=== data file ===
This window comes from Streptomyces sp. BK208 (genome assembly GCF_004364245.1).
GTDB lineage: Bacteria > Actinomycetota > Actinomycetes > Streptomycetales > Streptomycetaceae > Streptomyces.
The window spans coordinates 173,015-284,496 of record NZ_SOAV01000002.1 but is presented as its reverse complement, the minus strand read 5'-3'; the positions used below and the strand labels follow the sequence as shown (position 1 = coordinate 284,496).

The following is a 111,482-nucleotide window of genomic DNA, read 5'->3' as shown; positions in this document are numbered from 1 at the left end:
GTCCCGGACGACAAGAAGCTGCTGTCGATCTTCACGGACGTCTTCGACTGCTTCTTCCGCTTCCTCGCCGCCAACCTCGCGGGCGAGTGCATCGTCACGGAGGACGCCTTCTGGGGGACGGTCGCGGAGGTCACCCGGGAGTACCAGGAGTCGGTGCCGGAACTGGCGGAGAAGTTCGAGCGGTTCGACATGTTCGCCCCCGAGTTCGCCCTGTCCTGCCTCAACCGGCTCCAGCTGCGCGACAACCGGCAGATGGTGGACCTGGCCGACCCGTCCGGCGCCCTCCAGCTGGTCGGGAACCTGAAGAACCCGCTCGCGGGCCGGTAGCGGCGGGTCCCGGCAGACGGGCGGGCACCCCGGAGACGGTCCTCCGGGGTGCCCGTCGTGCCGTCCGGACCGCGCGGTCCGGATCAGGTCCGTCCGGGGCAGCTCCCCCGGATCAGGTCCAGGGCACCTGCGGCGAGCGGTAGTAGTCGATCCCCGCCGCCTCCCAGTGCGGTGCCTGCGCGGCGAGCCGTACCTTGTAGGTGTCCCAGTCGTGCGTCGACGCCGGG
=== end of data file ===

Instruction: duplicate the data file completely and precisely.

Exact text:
This window comes from Streptomyces sp. BK208 (genome assembly GCF_004364245.1).
GTDB lineage: Bacteria > Actinomycetota > Actinomycetes > Streptomycetales > Streptomycetaceae > Streptomyces.
The window spans coordinates 173,015-284,496 of record NZ_SOAV01000002.1 but is presented as its reverse complement, the minus strand read 5'-3'; the positions used below and the strand labels follow the sequence as shown (position 1 = coordinate 284,496).

The following is a 111,482-nucleotide window of genomic DNA, read 5'->3' as shown; positions in this document are numbered from 1 at the left end:
GTCCCGGACGACAAGAAGCTGCTGTCGATCTTCACGGACGTCTTCGACTGCTTCTTCCGCTTCCTCGCCGCCAACCTCGCGGGCGAGTGCATCGTCACGGAGGACGCCTTCTGGGGGACGGTCGCGGAGGTCACCCGGGAGTACCAGGAGTCGGTGCCGGAACTGGCGGAGAAGTTCGAGCGGTTCGACATGTTCGCCCCCGAGTTCGCCCTGTCCTGCCTCAACCGGCTCCAGCTGCGCGACAACCGGCAGATGGTGGACCTGGCCGACCCGTCCGGCGCCCTCCAGCTGGTCGGGAACCTGAAGAACCCGCTCGCGGGCCGGTAGCGGCGGGTCCCGGCAGACGGGCGGGCACCCCGGAGACGGTCCTCCGGGGTGCCCGTCGTGCCGTCCGGACCGCGCGGTCCGGATCAGGTCCGTCCGGGGCAGCTCCCCCGGATCAGGTCCAGGGCACCTGCGGCGAGCGGTAGTAGTCGATCCCCGCCGCCTCCCAGTGCGGTGCCTGCGCGGCGAGCCGTACCTTGTAGGTGTCCCAGTCGTGCGTCGACGCCGGG